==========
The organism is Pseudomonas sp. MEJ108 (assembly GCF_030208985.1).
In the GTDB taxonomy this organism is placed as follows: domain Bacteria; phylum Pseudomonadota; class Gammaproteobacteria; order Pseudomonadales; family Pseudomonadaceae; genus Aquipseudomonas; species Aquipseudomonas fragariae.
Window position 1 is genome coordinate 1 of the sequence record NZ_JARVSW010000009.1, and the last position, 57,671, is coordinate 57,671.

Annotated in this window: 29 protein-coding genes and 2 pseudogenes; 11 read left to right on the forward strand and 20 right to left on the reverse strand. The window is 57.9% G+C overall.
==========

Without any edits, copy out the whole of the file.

The organism is Pseudomonas sp. MEJ108 (assembly GCF_030208985.1).
In the GTDB taxonomy this organism is placed as follows: domain Bacteria; phylum Pseudomonadota; class Gammaproteobacteria; order Pseudomonadales; family Pseudomonadaceae; genus Aquipseudomonas; species Aquipseudomonas fragariae.
Window position 1 is genome coordinate 1 of the sequence record NZ_JARVSW010000009.1, and the last position, 57,671, is coordinate 57,671.

Annotated in this window: 29 protein-coding genes and 2 pseudogenes; 11 read left to right on the forward strand and 20 right to left on the reverse strand. The window is 57.9% G+C overall.